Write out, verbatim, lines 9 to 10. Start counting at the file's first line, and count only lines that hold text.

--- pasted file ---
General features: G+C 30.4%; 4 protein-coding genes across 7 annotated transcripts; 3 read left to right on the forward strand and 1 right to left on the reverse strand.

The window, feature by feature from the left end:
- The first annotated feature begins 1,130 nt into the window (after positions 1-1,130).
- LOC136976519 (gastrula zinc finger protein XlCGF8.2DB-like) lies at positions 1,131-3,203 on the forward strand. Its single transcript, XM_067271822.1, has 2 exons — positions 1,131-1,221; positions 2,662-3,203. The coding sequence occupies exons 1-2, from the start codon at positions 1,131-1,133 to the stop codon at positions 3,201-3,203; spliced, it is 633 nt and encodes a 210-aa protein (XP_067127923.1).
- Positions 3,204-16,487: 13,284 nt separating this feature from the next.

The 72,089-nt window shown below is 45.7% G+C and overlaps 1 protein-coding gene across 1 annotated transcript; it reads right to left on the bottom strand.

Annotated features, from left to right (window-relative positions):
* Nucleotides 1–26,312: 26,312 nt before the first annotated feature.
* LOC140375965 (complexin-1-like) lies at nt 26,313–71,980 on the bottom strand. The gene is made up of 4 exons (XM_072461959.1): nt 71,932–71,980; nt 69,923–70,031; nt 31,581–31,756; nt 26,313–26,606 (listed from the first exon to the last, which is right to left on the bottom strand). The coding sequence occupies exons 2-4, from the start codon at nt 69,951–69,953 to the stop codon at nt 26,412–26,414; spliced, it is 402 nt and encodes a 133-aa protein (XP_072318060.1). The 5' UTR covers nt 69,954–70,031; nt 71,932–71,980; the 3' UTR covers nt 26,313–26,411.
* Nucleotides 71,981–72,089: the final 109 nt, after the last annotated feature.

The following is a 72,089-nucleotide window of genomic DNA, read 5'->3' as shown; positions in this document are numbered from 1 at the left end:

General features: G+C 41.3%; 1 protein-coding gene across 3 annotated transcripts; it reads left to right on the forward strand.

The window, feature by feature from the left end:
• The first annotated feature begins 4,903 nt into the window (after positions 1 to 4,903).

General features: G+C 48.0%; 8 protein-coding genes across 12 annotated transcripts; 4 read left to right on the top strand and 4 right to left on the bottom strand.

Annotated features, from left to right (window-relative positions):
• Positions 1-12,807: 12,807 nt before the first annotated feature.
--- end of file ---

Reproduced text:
* LOC140375965 (complexin-1-like) lies at nt 26,313–71,980 on the bottom strand. The gene is made up of 4 exons (XM_072461959.1): nt 71,932–71,980; nt 69,923–70,031; nt 31,581–31,756; nt 26,313–26,606 (listed from the first exon to the last, which is right to left on the bottom strand). The coding sequence occupies exons 2-4, from the start codon at nt 69,951–69,953 to the stop codon at nt 26,412–26,414; spliced, it is 402 nt and encodes a 133-aa protein (XP_072318060.1). The 5' UTR covers nt 69,954–70,031; nt 71,932–71,980; the 3' UTR covers nt 26,313–26,411.
* Nucleotides 71,981–72,089: the final 109 nt, after the last annotated feature.